Lesson Five: “Become a master or expert of something,” Anana said. “Be among the Top 10 in your church, in your city, in your state, in the region, in the world of something.…Be a master at something.”
Lesson Six: “Now I’m going to talk to everybody, but particularly the women,” she stated, commenting on the message we’re given as girls is to be dependent on somebody else.
“Learn to put aside money, ” Anana said. “Set aside a portion of your income, so you can decide later on what to do with it.” She recommends learning about hedge funds, municipal bonds, and stocks, and contends that when you buy something at a store like Macy’s, you should know what the stock’s doing. “Learn to save money very early in your life,” she said, directing comments to the younger people in the room.
Lesson Seven: Learn to define, and redefine, yourself. In its earlier years, the name of the Wisconsin Women of Color Network was the Wisconsin Minority Women’s Network. “So you redefined yourself as ‘women of color’-that’s more powerful,” she said. Addressing the individuals in the room, she implored, “You need to define yourself in terms of what you want to be.” Not according to media headlines, or in terms of athletes or crime, rather, she emphasizes, according to your achievements.
Black Americans built most of Washington D.C., she said, briefly highlighting just a few of the numerous accomplishments Blacks have made in society. “We have given this country the most famous music, gospel and jazz,” Anana said. She said instead of letting others “define the expectation of our children, we need to redefine ourselves. What have we done to make this a better town? We need to write our own history.”
Seizing the second chance
Lesson Eight: “Remember that you always have a second chance in life,” she said, an idea she considers to be a very powerful concept. For instance, if you feel you didn’t read enough to your kids when they were young, you will have another chance (to do read) with your grandchild, the neighbor kid, or a friend’s child. If you didn’t think you did the kind of job you had wanted to do on a presentation, you will have another chance with another speech. “You’ll have another chance. You’ll always get better, and we don’t have to do down that valley of self-criticism,” she stated.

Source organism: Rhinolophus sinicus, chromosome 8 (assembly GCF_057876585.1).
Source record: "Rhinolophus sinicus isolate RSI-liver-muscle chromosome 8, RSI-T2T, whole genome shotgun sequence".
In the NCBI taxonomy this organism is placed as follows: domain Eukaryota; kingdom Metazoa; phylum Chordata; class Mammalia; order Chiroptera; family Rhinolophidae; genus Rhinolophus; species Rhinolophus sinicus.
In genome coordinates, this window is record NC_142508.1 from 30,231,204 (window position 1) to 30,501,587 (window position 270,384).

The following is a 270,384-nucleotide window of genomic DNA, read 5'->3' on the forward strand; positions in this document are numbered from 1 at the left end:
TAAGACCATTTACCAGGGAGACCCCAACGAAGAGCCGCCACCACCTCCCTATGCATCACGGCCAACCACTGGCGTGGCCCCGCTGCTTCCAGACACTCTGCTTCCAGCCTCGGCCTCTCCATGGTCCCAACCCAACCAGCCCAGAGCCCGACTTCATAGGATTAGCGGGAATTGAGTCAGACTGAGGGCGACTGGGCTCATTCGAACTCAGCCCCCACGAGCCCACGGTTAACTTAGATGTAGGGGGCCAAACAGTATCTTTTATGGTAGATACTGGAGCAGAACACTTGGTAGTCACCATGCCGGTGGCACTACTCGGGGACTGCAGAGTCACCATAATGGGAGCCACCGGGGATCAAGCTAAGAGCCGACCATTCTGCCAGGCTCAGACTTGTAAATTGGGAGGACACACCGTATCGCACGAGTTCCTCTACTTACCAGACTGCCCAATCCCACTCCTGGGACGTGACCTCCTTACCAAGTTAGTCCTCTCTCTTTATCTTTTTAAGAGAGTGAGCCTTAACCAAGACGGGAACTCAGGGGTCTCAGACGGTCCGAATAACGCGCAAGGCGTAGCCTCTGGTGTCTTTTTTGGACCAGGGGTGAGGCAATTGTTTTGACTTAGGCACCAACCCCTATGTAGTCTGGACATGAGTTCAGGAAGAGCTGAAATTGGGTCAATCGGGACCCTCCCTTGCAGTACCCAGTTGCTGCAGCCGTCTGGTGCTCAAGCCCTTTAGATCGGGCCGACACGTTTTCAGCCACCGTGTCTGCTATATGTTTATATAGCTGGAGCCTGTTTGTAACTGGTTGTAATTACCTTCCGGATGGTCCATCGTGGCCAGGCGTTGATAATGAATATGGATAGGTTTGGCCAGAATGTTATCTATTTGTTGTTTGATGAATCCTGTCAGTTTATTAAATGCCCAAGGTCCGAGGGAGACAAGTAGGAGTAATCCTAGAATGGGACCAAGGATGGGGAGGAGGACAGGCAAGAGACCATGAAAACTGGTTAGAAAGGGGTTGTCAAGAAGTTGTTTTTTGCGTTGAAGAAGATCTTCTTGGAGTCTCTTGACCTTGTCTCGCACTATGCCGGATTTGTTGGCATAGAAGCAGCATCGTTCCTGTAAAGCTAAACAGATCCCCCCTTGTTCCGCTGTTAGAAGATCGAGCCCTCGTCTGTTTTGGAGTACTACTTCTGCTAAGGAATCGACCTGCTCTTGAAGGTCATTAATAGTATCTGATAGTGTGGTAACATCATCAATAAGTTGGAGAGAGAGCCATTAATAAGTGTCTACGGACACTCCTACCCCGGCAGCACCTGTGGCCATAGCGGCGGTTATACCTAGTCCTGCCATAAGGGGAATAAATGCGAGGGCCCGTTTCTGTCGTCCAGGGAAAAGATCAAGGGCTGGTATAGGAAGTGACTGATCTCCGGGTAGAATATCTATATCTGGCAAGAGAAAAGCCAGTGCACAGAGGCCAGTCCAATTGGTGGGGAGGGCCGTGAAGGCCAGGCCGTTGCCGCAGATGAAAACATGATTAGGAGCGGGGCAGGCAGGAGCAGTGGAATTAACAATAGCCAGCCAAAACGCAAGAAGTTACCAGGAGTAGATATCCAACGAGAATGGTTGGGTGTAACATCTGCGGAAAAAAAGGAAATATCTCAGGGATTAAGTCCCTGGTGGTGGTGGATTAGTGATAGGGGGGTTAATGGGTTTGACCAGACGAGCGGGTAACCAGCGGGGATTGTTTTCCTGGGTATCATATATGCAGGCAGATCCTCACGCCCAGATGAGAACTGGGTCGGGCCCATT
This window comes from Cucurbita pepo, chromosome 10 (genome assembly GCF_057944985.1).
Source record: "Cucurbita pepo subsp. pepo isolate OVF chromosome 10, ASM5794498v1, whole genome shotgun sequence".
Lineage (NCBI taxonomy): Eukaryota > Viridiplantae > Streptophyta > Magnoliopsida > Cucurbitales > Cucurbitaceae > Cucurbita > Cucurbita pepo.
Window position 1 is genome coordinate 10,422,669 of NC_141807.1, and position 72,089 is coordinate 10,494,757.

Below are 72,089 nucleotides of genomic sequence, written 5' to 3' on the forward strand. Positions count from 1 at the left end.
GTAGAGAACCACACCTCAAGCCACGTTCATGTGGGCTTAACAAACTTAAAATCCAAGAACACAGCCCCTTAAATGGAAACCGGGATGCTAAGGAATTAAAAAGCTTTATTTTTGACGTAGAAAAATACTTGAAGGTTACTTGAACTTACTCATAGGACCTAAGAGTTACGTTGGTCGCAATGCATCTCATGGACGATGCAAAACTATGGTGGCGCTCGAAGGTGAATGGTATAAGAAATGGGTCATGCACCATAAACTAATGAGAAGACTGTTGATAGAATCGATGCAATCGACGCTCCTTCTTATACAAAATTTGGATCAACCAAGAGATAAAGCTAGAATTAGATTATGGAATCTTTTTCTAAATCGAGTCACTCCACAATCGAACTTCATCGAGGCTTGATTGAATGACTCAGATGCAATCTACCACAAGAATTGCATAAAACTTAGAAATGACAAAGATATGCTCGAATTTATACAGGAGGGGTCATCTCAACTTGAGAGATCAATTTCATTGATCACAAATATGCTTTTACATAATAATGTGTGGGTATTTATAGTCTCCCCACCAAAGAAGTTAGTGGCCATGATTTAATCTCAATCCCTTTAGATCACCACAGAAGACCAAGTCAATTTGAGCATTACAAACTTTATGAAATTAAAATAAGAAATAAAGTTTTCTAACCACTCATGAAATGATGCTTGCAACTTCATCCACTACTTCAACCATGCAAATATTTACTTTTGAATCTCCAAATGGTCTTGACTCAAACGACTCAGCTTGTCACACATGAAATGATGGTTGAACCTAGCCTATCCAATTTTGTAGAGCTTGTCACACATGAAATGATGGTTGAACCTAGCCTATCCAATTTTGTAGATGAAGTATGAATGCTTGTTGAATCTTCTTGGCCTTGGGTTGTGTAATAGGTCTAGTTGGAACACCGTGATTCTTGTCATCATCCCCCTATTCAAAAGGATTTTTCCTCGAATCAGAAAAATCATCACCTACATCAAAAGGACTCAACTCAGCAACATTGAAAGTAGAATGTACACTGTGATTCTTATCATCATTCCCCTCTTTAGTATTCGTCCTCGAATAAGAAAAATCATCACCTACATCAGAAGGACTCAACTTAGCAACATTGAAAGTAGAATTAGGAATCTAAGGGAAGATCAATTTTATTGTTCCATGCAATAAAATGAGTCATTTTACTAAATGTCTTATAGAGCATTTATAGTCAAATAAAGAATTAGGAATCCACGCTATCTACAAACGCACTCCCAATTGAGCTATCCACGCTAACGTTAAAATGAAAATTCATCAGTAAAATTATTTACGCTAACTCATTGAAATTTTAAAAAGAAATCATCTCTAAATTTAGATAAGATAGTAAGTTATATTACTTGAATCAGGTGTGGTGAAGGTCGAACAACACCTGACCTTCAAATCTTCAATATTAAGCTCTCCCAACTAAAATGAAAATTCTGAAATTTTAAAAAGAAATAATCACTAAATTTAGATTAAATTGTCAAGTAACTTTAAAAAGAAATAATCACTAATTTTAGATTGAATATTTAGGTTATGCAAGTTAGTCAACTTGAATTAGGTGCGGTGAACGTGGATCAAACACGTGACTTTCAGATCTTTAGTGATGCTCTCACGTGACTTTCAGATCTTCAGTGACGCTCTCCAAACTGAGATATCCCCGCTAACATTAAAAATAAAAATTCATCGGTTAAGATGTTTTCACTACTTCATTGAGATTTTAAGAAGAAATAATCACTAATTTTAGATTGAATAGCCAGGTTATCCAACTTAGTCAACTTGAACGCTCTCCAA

Next, the conversation turned to leadership opportunities. “I always say that the ‘Divine Nine’ have given Black people the opportunity to become leaders,“ Anana said, proceeding to talk about opportunities local groups like WWOCN have provided. “We can’t wait for Downtown Rotary to do that-although Renee Moe is the new president,” she said. “We have to look at these organizations as grooming us, finding out what our communities need.”
She deems the Black sororities and fraternities “very important tools in our development” and said that is something that tends to not be talked about or recognized. “We need to give ourselves credit,” she indicated.
The freeing elixir of life
Lesson Nine: “Be yourself,” she advised, recalling a book that she read when she turned 40 that made a difference in her life, titled, I Ain’t Much, But I’m All I Got.”
She confidently told folks, “If you can be yourself, your authentic self…you don’t have to worry about the criticism from the outside.”
Lesson Ten: She prefaced this lesson or pearl of wisdom by explaining that this is something she did not know at the age of 8 or 18 or even in her 20s. In fact, she announced that she didn’t know it at age 50, for that matter; however, she eventually “came to believe that forgiveness is the elixir of life.” According to Anana, true “forgiveness propels you to the heights of heaven,” and releases crystals, “happy bubbles of content.”
“Forgiveness will relieve you from a nagging burden,” she stressed, “so you are not smothering the goodness that’s inside you.”
She believes in a formula that goes like this: “If you have forgiven a person, then the next time you see them, they will smile.” She challenges people to give it a try and see what happens.
The greatest of the lessons she has learned over the last eight decades, Anana said in concluding her presentation, she learned from scripture. “Confess the wrongful ways of sexism and racism and political bickering,” she said.